Dr. Christine Toevs, a trauma surgeon and ICU specialist, points to current ideas in transplantation as the fruits of Singer’s utilitarian idea. One trend seeks to optimize organ health through medications and procedures before a donor’s death, even if the intended benefit is for the organs and not for the patient to whom they still belong. Toevs asks where that slippery slope ends, but it’s a rhetorical question: A 2016 proposal by the United Network for Organ Sharing explores what it delicately terms “imminent death donation.”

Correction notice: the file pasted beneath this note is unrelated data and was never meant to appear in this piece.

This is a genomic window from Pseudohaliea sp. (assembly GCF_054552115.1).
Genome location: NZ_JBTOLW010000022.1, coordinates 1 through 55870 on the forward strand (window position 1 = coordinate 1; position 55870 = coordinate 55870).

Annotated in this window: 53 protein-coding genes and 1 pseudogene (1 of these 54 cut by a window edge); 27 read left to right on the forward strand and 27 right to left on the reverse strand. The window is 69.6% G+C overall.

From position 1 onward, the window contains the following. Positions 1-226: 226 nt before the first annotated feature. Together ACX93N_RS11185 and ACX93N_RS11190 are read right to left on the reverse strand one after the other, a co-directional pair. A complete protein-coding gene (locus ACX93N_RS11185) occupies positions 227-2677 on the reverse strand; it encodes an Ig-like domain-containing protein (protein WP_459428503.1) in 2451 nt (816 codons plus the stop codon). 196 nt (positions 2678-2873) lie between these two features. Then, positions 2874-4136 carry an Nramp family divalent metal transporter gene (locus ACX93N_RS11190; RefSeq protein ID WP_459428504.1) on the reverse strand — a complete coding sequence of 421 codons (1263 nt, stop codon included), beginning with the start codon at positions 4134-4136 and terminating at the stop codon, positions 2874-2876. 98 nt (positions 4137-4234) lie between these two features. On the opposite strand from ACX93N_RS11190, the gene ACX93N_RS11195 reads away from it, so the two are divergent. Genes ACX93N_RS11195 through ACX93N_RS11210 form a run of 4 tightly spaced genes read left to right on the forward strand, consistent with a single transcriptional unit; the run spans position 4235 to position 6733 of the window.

Imminent death donation does not automatically mean surgical euthanasia, but that’s one idea envisioned even by its advocates: If our culture will now countenance euthanasia, why not voluntarily recycle oneself? Opponents fear that what’s currently imagined as a final act of self-sacrifice will become an expected norm, with patients who refuse being seen as selfish—or with administrators simply overriding their wishes.
We’ve seen administrators calling life-and-death shots in England. As Toevs points out, seeing people as commodities—as walking collections of usable organs—would ensure that it also happens here. As we consider how to allocate limited resources, let’s keep that old dictum in mind: First, do no harm.